Leia uses the force to kill Jabba. Piss off with your "we don't know if Leia is force-sensitive or not"-bullshit.

Yoda stood still smiling inside, his small green hand clutching his walking stick for support.

Yoda is green now, not blue. You get more continuity in Sweet Valley.

Ben continued his narrative. "When your father left, he didn't know your mother was pregnant. Your mother and I knew he would find out eventually, but we wanted to keep you both as safe as possible, for as long as possible. So I took you to live with my brother Owen, on Tatooine ... and your mother took Leia to live as the daughter of Senator Organa, on Alderaan."


Oh my gods, this is like 50005050350050 times better than the prequels WHYYY wasn't this the story? I'm so mad.

"Leia!" Luke and Han shouted together.
"Boo dEEdwee!"
"Your Highness!"

For some reason all alien languages are spelled out in this one, so here's how you say Leia in wookiee and binary droid language. In case you were wondering.

I don't have the energy to quote it, but when Han finds Leia right after Luke has left, the scene is kinda different from the movie in all the wrong ways. In the movie Leia is like "I want to be left alone for a while, I don't wanna talk about it" and Han's like "BUT YOU COULD TELL LUKE!?!??!" and then he's about to leave because you know, that's what she said, but then he sorta turns back and apologizes at which point Leia says "hold me" and Han does. In the book Han gets pissed when she won't tell him what's going on and starts shaking her!?!??!?!?!? And idk she does kinda embrace him, but I still like it much better when he's shown as someone who listens to her and not someone who gets irrationally angry and shakes her? The fuck!?

[Paploo the ewok steals a bike from the stormtroopers to draw them off.] He was going farily low velocity for what the bike could do - but in Ewok-time, Paploo was absolutely dizzy with speed and extiement. It was terrifying; but he loved it. He would talk about this ride until the end of his life, and then his children would tell their children, and it would get faster with each generation.

Ewoks are the best. Fuck off if you don't agree.

With a last, heartfelt smile, he whspiered, "I love you."
"I know," she answered simply.

Doesn't work as well now that Han never said his line in the last book, but it's still such a great line. I'm glad it got to be there.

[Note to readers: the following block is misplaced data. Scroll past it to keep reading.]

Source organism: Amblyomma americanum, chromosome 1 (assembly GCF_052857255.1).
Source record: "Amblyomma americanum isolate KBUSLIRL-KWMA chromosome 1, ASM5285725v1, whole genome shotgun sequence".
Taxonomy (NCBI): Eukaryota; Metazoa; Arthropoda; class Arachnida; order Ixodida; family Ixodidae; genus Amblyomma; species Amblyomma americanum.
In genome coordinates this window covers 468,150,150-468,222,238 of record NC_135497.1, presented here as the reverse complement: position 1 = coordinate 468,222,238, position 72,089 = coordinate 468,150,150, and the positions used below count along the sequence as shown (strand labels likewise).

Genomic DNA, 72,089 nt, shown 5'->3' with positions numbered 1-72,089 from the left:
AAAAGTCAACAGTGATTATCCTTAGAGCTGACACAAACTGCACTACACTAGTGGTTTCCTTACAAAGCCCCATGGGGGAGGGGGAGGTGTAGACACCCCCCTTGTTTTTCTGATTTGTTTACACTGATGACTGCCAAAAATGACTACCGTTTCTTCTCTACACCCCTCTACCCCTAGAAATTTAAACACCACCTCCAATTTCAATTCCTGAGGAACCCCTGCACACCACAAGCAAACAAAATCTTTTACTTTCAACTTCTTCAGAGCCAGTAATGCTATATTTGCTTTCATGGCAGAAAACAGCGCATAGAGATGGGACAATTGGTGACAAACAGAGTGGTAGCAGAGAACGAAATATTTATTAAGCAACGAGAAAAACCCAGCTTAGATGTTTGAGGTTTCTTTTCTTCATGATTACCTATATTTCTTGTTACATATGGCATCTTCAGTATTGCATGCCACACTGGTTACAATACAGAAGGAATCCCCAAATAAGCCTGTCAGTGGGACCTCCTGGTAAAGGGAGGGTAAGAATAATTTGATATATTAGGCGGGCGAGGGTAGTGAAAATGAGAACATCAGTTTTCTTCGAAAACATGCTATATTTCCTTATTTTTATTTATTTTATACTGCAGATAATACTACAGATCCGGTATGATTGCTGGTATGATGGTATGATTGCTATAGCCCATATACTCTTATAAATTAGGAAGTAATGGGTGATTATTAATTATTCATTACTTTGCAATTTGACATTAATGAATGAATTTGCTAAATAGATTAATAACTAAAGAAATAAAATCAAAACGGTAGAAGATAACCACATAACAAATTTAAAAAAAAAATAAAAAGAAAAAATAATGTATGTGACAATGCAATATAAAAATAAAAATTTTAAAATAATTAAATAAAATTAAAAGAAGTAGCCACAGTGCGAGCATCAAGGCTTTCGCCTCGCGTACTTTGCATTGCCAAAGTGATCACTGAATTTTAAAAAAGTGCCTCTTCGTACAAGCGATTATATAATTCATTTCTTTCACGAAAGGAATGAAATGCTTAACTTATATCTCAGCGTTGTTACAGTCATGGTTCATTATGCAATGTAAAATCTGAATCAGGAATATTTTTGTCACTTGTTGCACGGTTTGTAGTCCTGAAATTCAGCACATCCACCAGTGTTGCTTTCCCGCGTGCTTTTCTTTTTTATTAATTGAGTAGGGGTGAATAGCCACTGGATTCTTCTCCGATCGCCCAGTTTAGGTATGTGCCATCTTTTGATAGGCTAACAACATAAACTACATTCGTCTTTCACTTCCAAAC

Now that I'm done with the Star Wars trilogy, I think it's time for the Lando Calrissian adventures. :D Never read them before, so it'll be fun.
… (mais)
upontheforemostship | 9 outras críticas | Feb 22, 2023 |
Volné pokračování knihy Dobyvatelé ztracené archy podle úspěšného filmu Stevena Spielberga.
Rok 1935. Indiana Jones se tentokrát v šanghajském klubu zaplete s čínským gangsterským bossem. Ve hře je zprvu „jen" stará čínská socha a vzácný diamant, záhy však i samotný Jonesův život. Nečekaný vývoj událostí přivede Indyho na další dobrodružnou výpravu, tentokrát do Indie.
stpetr | Jan 15, 2023 |
This collection of novelizations of the original trilogy of the Star Wars franchise is based on film scripts that Alan Dean Foster (ghostwriting for George Lucas), Donald F. Glut, and James Kahn used to bring the films to the printed page. Ultimately only Glut’s treatment of The Empire Strikes Back is the best of the bunch as it was readable, and the characterizations were good. Unfortunately, Dean’s Star Wars and Kahn’s Return of the Jedi while each having one good thing to them were overwhelmed by either poor writing or horrible internalization of characters along with a myriad of other issues to go along side them. I would recommend watching the films over the reading this collection if you’re a general reader, but if you want to dip your toe into the novelizations go for The Empire Strikes Back.

Star Wars by George Lucas
The Empire Strikes Back by Donald F. Glut 3/5
Return of the Jedi by James Kahn 2/5
… (mais)
mattries37315 | 13 outras críticas | Sep 29, 2021 |